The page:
Following up on Neil Gross’ introduction to The Good Fight last week, “Social Media And Its Discontents” brings the alt-right to the Good universe. In broad strokes, the episode does a pretty solid job of capturing just how horrifying and concerted the alt-right’s online harassment campaigns are. If you think The Good Fight exaggerates the violent language used by the alt-right, then you’ve probably never been on the receiving end of this particular brand of personal attacks waged on the world wide web. As a queer woman of color who writes for the internet, I can certain testify to the veracity of this pointed and perceptive portrayal. It’s all summed up pretty succinctly by the moment when Neil Gross asks Reddick, Boseman, & Kolstad to organize flagged posts across his sites—which include a Facebook-like social media platform called Chummy Friends and a Reddit stand-in called Scabbit—in order to develop a new terms of service code and the lawyers decide to make a racist pile, an anti-Semitic pile, a threatening pile, and a misogynistic pile. The moment is far from subtle, but so is the alt-right. The Good Fight doesn’t hold back in its critique, which makes the episode hard to watch at times.
The decision to make the hateful posts of these angry, racist white men more dynamic by including interstitials of these men delivering their diatribes to the camera instead of just showing the posts on screen or having another character read them aloud is an effective one. Online harassers often hide behind screennames and faceless icons, but The Good Fight gives them faces, makes it clear how real these people are. But other than that, the show’s critique of the alt-right is weirdly impersonal, even though its character have clear personal stakes when it comes to the ideology perpetuated by these racist, sexist trolls. The only time we see those personal stakes at all is when Maia brings up her own history of harassment in the wake of her parents’ scandal, but even that moment feels forced.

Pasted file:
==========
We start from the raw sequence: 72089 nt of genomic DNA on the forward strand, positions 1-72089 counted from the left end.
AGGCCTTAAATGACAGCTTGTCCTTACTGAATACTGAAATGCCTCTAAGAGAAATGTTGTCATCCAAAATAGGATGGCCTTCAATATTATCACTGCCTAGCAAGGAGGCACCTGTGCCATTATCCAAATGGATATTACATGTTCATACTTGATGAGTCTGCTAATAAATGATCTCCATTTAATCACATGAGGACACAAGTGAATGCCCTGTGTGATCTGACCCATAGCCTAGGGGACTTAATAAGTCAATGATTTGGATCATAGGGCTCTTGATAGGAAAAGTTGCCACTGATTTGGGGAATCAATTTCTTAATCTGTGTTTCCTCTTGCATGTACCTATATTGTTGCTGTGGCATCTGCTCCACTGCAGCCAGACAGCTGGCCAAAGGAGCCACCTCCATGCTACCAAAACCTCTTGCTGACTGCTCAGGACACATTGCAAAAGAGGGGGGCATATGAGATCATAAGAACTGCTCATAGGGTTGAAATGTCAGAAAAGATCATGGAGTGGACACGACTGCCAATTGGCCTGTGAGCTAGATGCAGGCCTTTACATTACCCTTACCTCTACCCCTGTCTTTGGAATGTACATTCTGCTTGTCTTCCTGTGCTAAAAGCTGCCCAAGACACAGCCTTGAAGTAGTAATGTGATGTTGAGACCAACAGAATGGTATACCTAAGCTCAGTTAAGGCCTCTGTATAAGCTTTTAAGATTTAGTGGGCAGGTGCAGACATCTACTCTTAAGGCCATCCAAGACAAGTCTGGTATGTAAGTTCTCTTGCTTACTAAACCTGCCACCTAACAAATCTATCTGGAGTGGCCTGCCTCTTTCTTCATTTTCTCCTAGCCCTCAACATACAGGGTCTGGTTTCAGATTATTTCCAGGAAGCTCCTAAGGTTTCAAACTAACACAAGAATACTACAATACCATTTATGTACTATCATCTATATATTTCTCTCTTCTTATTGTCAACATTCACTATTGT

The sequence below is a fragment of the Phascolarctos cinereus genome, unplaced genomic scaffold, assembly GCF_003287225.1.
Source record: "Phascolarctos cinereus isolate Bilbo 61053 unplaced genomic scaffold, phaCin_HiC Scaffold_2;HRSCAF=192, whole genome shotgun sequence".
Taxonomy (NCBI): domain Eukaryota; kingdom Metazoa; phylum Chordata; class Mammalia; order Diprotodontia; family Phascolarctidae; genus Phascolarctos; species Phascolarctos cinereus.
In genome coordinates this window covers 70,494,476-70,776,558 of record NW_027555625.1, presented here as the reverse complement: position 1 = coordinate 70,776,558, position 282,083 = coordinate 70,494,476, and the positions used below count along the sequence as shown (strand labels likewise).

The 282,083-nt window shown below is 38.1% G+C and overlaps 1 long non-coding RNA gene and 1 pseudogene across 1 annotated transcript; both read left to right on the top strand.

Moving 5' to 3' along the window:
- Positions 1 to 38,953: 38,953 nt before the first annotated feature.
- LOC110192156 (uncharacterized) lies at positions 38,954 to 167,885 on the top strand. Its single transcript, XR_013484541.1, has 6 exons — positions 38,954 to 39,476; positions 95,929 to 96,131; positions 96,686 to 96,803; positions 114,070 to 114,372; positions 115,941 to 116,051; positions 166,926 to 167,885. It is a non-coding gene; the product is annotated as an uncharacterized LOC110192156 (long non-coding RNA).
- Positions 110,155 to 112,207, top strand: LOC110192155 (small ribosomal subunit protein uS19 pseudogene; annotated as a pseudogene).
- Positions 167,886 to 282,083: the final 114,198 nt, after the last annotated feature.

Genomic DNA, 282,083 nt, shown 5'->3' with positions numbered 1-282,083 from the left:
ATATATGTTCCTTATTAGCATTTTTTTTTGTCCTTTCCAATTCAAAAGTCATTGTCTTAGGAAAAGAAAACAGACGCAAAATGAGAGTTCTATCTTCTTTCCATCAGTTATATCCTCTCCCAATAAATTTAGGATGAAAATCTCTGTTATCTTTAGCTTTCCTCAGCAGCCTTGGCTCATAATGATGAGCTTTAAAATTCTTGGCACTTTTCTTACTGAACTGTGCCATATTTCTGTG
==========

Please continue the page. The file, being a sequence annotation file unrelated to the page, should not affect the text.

And the plot mechanics of the episode just don’t work at all, completely taking you out of the moment. The Good Fight stretches the reality of legal procedures like any other legal drama, but the specifics of this ChumHum plot are especially unbelievable. Lucca’s appeal process idea isn’t too far-fetched. Twitter, in fact, has an appeal process for suspended accounts. But the specific appeal process she ends up suggesting includes an in person hearing…with the corporation’s top lawyers. That makes no sense at all. What it does do is put Felix Staples—a smug and dramatic Milo Yiannopoulos-like alt-right leader played by John Cameron Mitchell—in the same room as Diane Lockhart, Adrian Boseman, Barbara Kolstad, Lucca Quinn, and Julius Cain to debate free speech, identity politics, and harassment. There are strong moments in there, and Mitchell’s performance is undeniably one of the best parts of the episode. But “Social Media And Its Discontents” isn’t as narratively tight as the rest of the season has been, and a lot of the Felix Staples stuff just doesn’t feel organic. The episode offers a striking depiction of the horrors of the alt-right, but the issue overtakes the story, and the characters get a bit lost in it all.